The American baritone, Calvin Marsh, answered a newspaper ad in which the director, a faculty member of Westminster Choir College in Princeton NJ, offered free voice lessons in exchange for singing in the choir, and later arranged a scholarship for him. He made American Theater Wing History by when his semi-final audition proved so outstanding that the judges dispensed with the Finals and awarded him first prize-a solo recital at New York's Town Hall.
In 1953, when a member of the Kathryn Long School, the Metropolitan Opera suggested Calvin Marsh to enter the Auditions of the Air, and he won a 'Met' contract for the 1954 season. The New York Times described his Germont in La Traviata: "eloquent, the bravos were loud and sustained." Jerome Hines, famed Met basso, declared his baritone voice to be "one of the most beautiful to be heard on any stage in the world. He sang 150 roles with the Metropolitan Opera from 1954 to 1966. In 1967, he made international debuts in leading roles in Munich, Glyndeborne, England, Geneva, and Mexico City Opera.But it was at a Billy Graham Crusade in Madison Square Garden, that he made "a decision for Christ" which changed the focus of his life entirely. Since then, he has sung only for the King of Kings.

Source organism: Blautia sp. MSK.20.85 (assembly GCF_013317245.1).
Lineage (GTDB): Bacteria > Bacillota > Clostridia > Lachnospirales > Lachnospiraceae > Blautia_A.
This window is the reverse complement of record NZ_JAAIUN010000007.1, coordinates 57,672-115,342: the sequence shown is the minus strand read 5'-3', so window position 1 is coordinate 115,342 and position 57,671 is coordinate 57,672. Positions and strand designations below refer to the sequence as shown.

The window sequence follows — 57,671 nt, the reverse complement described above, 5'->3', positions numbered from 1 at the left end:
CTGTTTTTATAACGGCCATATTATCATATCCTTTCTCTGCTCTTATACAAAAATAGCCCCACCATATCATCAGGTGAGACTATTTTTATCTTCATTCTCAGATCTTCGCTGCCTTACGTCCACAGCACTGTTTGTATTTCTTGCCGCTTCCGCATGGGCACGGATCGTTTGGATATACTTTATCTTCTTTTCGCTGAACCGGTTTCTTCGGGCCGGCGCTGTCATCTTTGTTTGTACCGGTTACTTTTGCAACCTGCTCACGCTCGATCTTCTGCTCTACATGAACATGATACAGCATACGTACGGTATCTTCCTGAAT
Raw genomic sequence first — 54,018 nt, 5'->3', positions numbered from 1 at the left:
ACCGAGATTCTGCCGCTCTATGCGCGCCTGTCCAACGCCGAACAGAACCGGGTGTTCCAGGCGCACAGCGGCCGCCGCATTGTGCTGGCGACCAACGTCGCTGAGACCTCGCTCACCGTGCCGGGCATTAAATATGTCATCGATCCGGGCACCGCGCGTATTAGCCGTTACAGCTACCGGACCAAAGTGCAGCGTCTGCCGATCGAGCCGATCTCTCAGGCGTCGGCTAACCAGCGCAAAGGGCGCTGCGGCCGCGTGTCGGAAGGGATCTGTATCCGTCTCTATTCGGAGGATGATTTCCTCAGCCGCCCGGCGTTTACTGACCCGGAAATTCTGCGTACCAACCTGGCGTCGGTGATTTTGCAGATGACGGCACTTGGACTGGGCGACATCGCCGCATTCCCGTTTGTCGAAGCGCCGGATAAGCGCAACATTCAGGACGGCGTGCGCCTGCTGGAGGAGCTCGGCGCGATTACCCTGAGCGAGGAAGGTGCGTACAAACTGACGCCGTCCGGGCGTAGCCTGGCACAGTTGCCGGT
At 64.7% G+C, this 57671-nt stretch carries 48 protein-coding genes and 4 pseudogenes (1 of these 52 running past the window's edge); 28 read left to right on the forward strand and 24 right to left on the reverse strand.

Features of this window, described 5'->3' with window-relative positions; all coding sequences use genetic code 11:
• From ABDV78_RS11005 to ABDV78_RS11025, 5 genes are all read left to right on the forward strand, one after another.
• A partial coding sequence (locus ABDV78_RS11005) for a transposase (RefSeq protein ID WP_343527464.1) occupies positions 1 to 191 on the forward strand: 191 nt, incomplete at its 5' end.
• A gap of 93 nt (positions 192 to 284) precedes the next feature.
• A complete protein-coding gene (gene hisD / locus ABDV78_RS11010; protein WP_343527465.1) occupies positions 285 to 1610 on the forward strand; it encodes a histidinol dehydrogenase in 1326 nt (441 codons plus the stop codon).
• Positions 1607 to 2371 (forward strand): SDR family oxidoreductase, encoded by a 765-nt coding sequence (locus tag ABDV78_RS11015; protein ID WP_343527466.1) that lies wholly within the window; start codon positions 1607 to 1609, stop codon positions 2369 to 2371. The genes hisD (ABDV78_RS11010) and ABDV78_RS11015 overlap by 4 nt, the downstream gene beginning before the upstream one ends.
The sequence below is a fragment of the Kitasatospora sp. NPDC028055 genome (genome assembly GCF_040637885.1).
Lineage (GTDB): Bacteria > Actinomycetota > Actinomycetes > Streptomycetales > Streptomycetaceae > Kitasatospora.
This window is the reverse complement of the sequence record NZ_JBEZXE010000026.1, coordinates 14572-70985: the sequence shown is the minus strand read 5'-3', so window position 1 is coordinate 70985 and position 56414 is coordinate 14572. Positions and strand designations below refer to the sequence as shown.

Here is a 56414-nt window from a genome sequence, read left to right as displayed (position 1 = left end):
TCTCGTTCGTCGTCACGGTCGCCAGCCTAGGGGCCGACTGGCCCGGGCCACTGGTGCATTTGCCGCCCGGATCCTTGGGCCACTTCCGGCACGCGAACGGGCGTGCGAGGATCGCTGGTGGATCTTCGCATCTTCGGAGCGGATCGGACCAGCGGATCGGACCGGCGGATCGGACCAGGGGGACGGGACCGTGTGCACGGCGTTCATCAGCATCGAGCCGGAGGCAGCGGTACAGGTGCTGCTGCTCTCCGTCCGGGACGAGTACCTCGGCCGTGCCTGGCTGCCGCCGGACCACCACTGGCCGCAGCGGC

Military record: served in the U. S. Air Force in the So. Pacific for 3 years WWII.
"Mr. Marsh seems incapable of anything but the most distinguished artistic singing" - Paul Hume, The Washington Post
La Boheme - "Calvin Marsh was an excellent Marcello, and it is a pleasure to have that admirable singer here in the part." - Michael Steinberg, Boston Globe
Rigoletto - "Calvin Marsh was in a position to understate his characterization in the title role. He was a tortured jester all right, but he made his points with subtle finesse rather than blunt hysteria. His voice expressed his histrionics."
Walter Arlen, Los Angeles Times
Il Trovatore - "Phrase for phrase in elegant singing that was a model of vocalism and musicianship. Calvin Marsh sang a di Luna of the utmost elegance." - Paul Hume, The Washington Post
Madame Butterfly - "Mr Marsh was solid in the role, and his fine baritone vibrated with bureaucratic authority just the way we always have thought it would." - Ronald Eyer, New york Herald Tribune
La Traviata - "The major joy was that of Calvin Marsh as Germont. He has a voice of warmth and appeal. He merited the excited applause that greeted each of his appearances." - Toronto Telegram